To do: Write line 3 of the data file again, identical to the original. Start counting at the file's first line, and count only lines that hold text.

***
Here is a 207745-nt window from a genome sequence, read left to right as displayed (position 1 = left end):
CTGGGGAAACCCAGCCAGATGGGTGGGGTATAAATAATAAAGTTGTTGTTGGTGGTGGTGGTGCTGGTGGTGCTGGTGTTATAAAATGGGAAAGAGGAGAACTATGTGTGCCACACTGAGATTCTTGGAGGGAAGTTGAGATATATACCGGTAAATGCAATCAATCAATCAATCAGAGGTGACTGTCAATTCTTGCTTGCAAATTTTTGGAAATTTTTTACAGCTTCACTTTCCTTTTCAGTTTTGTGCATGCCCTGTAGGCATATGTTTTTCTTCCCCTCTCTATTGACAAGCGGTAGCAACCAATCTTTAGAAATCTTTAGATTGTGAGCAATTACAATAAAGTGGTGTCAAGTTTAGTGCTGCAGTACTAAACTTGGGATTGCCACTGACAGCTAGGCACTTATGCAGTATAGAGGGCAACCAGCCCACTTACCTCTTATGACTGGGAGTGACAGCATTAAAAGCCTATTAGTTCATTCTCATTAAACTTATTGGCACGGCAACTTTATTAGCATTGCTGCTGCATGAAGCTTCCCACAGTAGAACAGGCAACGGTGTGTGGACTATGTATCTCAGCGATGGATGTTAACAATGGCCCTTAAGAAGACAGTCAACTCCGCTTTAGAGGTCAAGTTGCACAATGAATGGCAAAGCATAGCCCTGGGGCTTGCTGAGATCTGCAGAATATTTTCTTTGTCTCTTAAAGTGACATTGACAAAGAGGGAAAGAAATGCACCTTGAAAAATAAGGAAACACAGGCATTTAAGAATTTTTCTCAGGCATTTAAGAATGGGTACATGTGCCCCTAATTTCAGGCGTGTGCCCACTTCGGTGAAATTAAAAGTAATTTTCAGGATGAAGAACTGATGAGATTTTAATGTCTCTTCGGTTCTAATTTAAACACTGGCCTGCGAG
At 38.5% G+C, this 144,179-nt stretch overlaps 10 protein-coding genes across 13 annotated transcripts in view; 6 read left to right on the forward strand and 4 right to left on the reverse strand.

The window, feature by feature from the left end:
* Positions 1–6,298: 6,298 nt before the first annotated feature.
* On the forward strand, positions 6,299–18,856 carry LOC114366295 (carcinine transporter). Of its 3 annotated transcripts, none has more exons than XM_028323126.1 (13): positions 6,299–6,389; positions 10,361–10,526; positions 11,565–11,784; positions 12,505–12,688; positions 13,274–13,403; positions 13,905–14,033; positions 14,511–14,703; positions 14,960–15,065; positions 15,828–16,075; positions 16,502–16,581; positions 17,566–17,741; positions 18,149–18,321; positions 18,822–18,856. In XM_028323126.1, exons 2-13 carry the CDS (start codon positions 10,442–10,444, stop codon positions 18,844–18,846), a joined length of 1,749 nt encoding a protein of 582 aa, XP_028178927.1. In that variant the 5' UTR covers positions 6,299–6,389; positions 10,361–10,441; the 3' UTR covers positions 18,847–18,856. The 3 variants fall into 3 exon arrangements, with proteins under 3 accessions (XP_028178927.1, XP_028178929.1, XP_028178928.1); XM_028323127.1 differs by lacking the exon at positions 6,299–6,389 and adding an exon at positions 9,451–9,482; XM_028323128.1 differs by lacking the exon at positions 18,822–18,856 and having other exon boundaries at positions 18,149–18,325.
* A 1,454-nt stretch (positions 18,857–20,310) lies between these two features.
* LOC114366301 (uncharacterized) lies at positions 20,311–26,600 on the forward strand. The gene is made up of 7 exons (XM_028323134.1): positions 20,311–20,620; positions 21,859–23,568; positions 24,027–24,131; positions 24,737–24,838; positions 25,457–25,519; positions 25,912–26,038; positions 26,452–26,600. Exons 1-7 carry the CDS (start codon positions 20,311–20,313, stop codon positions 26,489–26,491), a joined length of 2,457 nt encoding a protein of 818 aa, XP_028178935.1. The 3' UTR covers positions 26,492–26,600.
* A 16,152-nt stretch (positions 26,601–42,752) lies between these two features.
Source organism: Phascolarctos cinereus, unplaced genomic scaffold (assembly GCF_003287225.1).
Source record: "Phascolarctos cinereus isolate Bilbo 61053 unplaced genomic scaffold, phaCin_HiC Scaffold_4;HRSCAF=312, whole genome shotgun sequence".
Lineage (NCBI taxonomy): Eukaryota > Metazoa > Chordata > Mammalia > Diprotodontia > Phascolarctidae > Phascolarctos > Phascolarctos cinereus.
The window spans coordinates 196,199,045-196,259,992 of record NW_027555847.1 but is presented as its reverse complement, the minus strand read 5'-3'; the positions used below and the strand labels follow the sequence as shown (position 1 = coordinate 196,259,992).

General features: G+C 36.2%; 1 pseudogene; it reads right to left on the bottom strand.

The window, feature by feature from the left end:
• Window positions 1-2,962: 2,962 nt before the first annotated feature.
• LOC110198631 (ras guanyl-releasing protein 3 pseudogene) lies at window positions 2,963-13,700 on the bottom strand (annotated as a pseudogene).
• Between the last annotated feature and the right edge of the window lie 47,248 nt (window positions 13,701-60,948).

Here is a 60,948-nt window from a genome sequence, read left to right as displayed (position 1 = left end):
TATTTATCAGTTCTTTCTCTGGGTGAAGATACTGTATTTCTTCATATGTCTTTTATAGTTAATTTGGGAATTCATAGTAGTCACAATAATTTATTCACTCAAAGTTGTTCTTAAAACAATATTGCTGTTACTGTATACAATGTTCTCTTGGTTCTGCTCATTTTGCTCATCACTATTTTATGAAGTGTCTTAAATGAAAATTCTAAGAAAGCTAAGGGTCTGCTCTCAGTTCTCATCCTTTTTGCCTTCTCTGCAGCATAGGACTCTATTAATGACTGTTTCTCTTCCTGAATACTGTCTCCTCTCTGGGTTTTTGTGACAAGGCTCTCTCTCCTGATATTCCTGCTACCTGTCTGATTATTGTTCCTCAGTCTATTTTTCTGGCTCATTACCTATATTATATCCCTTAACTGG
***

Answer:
At 38.5% G+C, this 144,179-nt stretch overlaps 10 protein-coding genes across 13 annotated transcripts in view; 6 read left to right on the forward strand and 4 right to left on the reverse strand.